Robert Smith sighed heavily, smiling quietly to himself as he slid the papers across the table for Beth to sign. “Here you are. I can't tell you how happy it makes me to know you can't refuse.”
Beth returned his smile, shaking her head slowly. After interviewing Cory recently, Robert had to wonder if it was a difference between generations or if he truly was naïve.
“You are such a child, Mr. Smith. A child,” she hissed, glaring at the papers with more malice than Robert had ever witnessed previously. “As such you are quite ignorant to the delicate situation we have handled here for decades.”
“Oh, I am well aware of the finesse required for torture, Mrs. Lawson,” ground out Robert hatefully, all but slamming a pen down for her to use. He narrowed his eyes, refusing to display his shock that the old woman never flinched. “I am also aware of the laws that now protect that man from people like you.”
“Researchers? Scientists?” she questioned skeptically, her smile returning. “Or is it that you cannot even admit to yourself your raging curiosity?”
“Just say what you mean,” he snapped, irritated further. He did not know what this woman had done or allowed to happen to his patient, but he knew that it was enough trauma to have Cory refuse to remember.
Now Beth laughed. “You stupid child. We never tortured him because of what he is, don't you understand? We know what he is, inside and out, no pun intended. We poked, prodded and gutted to learn more about what we lack, to learn of humanity.”
Robert's glare hardened cruelly. “Now you're insulting.”
“No, I'm being honest, but I suppose you're too young to know the difference,” she sighed. “Regardless, we learned very little of what we are, or even what we are not. Although, I can say one thing for certain.”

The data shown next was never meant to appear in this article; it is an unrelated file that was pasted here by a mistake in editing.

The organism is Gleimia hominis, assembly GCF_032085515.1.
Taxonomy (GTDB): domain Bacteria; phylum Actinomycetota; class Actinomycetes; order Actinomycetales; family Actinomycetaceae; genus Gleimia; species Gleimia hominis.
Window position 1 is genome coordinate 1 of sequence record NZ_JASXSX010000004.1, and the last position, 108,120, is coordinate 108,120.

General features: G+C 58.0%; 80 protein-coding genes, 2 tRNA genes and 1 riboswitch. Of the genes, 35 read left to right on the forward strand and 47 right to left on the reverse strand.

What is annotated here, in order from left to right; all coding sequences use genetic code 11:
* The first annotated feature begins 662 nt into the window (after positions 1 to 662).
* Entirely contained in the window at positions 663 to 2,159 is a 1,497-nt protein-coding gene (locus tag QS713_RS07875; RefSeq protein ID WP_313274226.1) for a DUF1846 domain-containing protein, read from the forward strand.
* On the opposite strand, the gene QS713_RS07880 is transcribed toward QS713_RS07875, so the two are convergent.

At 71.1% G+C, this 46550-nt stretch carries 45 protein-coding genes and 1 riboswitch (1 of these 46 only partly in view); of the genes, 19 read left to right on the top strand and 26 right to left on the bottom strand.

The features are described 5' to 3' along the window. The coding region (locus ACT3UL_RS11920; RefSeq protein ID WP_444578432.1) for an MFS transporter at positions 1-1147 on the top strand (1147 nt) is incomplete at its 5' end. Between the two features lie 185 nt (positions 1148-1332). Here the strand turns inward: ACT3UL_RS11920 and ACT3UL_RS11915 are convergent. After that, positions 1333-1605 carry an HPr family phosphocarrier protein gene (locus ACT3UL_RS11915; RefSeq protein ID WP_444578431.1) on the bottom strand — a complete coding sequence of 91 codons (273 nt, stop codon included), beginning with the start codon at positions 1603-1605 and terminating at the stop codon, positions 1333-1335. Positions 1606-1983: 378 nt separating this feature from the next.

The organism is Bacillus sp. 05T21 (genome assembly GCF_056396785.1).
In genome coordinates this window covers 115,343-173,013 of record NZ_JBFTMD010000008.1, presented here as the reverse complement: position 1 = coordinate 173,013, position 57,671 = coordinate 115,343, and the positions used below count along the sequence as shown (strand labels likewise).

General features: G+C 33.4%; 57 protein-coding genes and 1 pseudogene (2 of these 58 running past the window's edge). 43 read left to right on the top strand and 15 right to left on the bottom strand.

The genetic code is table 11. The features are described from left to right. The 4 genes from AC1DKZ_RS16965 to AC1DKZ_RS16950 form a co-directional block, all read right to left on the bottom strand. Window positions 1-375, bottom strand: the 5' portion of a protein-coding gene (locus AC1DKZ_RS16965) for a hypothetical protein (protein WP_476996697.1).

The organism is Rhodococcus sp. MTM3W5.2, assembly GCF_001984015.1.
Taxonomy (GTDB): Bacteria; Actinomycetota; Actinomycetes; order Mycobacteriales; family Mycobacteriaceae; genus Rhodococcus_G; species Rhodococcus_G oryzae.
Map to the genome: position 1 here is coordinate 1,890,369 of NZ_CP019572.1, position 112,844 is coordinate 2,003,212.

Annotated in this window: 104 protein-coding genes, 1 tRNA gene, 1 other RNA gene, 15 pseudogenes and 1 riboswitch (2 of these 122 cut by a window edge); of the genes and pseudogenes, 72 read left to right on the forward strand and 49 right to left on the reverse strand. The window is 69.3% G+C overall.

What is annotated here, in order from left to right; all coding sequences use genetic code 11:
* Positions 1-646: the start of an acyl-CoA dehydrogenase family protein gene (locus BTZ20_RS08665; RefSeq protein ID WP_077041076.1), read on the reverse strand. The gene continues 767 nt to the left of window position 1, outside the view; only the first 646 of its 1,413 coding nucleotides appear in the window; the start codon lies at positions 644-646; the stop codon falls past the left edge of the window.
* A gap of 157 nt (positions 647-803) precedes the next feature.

“Would you like my professional opinion?” demanded Robert, prepared to spit daggers.
“If I would, I'd never ask,” she replied lazily. She shook her head slowly. “No, Mr. Smith, we learned something that perhaps poets have known and have been trying to teach us the entire time.”
Robert paused, confused. “What?”
“You see, in part we were assigned to Mr. Lawrence to dissect whatever he is, discover where he or his kind originates. Same planet as us, roughly the same time as well, but how they have remained hidden is beyond us. Regardless, that was only a—how shall I put this?—footnote of our purposes here,” she explained slowly, and Robert had the feeling of being a child receiving bad news. Why was Beth being so...gentle with this?
“And what was that?”
Beth sighed, her age apparent when Robert looked her in the eye. “This was a test, Mr. Smith.”
Horror was all that managed to climb up his throat, so thick he had to pause to keep from gagging. “Damn it, spit it out!”
“As a whole and as individuals, we are driven to discover what we are by finding what we are not, Mr. Smith,” she said sharply. “The last forty years, and even before that when Paul Ericson first reported Mr. Lawrence's existence to us, it has all been a test of the humanity we so desperately seek, Robert, in myths and legends.”
Robert choked a moment, uncertain of which emotions were reigning and tearing through him. “You mean...you've tested on him...his entire life?”
“That's the good news,” she told him, a strange look filling her eyes as she lifted the pen from the table and signed the paper with a flourish. “The rather horrible news is that this was our test, and we failed it.”